Issue 4, May 17, 2011
More on Stressed Spruce and Deep Planting
The U of I Plant Clinic continues to receive many spruce samples. These samples are examined and evaluated for disease, insects, and mites. The bulk of the recent samples, however, have not yielded a biotic cause of decline.
This is a spruce sample that did not contain any fungal pathogen infection or signs of insect or mite damage.
Our next step is usually to evaluate the branch tip growth. The idea is to look at stem growth in length over several years. The terminal bud each year leaves a scar on the stem, seen as multiple rings around the stem, as if a rubber band had been tightly wrapped at that point. Distance between terminal bud scars from two successive years is the amount of growth for that year. Multiple years of 1 to 2 inches of stem growth clearly indicate a stressed tree.
Stress can be from overcrowding, deep planting, poorly drained soil, water stress over the past year, and even salt injury, depending on the site. Keep an open mind and check into these possibilities when determining the cause of your tree's decline. This becomes a very frustrating situation for the diagnosticians as well as our client.
We can only assume that the spruce is under some sort of stress, but we are not able to determine what is causing the problem in our lab. Unfortunately, we cannot visit the planting site. Many times we depend upon pictures to help give us an idea of any environmental problems that may be causing spruce decline.
In the case of this spruce sample, we received some awesome pictures. Here were the pictures that led to the diagnosis of deep planting.
Deep planting is when a tree or shrub is planted too deeply, the lower stem is placed below the soil and gaseous exchanges cannot occur freely through the bark. This condition does not immediately kill the plant. Decline may occur for many years before the plant passes the point of no return. Once the bark begins to fall from the trunk, the end is near. A similar slow decline may occur when mulch is mounded around the base of a tree.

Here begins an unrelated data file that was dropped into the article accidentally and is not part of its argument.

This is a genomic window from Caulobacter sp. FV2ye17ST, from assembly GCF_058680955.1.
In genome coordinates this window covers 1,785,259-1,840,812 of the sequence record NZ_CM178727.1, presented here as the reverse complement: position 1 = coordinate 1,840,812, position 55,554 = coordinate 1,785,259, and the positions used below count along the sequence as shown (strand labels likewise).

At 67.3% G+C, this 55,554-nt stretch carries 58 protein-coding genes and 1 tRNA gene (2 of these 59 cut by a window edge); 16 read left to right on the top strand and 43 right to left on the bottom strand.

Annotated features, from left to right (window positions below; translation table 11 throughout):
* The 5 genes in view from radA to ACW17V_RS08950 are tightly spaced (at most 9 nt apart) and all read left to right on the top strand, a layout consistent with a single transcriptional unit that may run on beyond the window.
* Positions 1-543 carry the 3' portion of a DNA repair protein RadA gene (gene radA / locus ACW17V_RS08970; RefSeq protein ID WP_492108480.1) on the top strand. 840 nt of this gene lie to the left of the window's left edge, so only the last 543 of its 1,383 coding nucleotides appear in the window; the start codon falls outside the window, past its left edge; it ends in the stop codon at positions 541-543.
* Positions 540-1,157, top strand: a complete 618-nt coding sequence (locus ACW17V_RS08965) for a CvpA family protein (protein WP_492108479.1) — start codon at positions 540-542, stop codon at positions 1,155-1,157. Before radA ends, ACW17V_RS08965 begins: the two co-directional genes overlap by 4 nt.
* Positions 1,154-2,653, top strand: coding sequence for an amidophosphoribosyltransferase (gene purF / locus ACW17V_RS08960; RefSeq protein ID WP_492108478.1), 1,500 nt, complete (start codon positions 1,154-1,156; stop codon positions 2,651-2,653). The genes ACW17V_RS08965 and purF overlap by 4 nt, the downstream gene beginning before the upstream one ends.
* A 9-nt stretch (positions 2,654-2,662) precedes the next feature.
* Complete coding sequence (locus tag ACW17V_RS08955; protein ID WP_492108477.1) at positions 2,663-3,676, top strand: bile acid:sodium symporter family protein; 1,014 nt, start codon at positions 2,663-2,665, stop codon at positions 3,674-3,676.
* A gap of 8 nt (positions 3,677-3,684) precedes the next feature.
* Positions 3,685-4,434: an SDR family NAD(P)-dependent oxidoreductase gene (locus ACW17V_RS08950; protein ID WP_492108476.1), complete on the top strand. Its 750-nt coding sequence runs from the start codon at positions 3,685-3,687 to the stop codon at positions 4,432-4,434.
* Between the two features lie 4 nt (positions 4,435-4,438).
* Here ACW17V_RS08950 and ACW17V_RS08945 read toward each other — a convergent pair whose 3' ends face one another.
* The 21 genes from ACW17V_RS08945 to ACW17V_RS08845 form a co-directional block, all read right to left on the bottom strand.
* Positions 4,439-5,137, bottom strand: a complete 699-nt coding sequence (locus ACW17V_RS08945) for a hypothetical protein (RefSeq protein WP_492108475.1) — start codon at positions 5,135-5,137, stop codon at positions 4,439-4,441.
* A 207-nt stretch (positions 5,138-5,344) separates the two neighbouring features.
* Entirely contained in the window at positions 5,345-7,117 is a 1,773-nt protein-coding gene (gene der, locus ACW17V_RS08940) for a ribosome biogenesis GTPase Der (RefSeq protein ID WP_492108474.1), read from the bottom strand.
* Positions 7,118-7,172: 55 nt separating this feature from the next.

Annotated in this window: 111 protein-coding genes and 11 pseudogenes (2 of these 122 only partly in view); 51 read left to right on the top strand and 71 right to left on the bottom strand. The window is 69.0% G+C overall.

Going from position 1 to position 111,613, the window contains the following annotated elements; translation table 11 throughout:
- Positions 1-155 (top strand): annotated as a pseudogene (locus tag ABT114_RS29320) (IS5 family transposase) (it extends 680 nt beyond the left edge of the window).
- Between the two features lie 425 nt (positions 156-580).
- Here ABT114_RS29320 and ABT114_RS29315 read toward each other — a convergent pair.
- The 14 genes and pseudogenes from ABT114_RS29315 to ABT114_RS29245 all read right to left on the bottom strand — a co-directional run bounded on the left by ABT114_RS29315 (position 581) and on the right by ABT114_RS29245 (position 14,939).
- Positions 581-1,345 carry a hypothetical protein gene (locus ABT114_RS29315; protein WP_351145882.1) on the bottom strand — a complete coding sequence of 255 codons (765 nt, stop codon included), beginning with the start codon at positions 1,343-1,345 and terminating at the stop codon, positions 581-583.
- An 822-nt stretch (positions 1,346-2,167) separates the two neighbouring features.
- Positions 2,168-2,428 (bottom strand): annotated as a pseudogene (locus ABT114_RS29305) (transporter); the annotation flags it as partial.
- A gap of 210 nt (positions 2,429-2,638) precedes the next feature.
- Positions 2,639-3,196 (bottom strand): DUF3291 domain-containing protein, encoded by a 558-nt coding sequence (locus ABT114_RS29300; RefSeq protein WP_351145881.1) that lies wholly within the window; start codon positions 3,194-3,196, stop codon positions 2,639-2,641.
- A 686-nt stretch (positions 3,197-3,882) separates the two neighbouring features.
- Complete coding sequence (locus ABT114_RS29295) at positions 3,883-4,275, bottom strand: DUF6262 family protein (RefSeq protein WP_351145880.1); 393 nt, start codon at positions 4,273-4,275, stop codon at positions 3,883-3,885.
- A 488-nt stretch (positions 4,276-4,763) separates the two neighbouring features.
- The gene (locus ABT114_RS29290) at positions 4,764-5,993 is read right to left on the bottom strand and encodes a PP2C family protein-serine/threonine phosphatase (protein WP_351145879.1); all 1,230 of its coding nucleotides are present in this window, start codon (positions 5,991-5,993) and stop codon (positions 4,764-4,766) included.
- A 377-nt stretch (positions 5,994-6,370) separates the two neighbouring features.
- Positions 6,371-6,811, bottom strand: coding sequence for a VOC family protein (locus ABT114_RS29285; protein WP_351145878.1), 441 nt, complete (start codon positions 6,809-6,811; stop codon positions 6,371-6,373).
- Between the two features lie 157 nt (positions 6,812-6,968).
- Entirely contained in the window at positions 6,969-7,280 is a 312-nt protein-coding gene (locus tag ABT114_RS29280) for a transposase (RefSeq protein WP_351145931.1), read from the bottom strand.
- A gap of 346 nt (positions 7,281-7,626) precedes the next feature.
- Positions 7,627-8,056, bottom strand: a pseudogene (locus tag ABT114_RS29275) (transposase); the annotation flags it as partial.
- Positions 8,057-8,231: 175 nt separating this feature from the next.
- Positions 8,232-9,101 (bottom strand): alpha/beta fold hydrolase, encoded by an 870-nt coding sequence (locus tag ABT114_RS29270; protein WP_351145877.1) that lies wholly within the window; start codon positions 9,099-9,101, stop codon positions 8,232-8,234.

In order to determine if your tree is planted too deep you will need to locate the first major root coming off the trunk. It should be at or just below the soil line. A flare of the trunk should be visible above the soil line. The trunk should not be the same width at the soil line as it is 4' up the trunk. It is really a pretty simple concept: roots are below ground and everything else is above the ground.
Does a tree that is planted too deeply need to be removed? That is not usually the case, but arborists can help the tree grow better. Deep planting is a major problem in our landscapes and one that is completely avoidable.
The International Society of Arboriculture (ISA) created www.treesaregood.com to provide quality information on tree care to the public. A section on planting new trees explains the planting process and has a helpful diagram to illustrate major points. One crucial mistake often made in planting is placing the root ball in the soil exactly as it comes from the nursery. Because nurseries use cultivation to cut down on weeds (and avoid herbicides), and because cultivation often throws soil up around the base of the tree, some of this soil may need to be removed before planting. Identify the trunk flare (where the roots cause the trunk to widen) and be certain this flare is partially visible when the tree is planted. The tree should be planted so the first root is just below the soil surface. Do not bury this flare with mulch once the tree is planted. Other details--such as digging the correct hole, mulching, and follow-up care--are discussed on the ISA Website. Taking the time to plant your tree correctly can help ensure a healthy tree for many years to come. Deep planting only causes years of tree decline and frustration in tree care. (Stephanie Porter)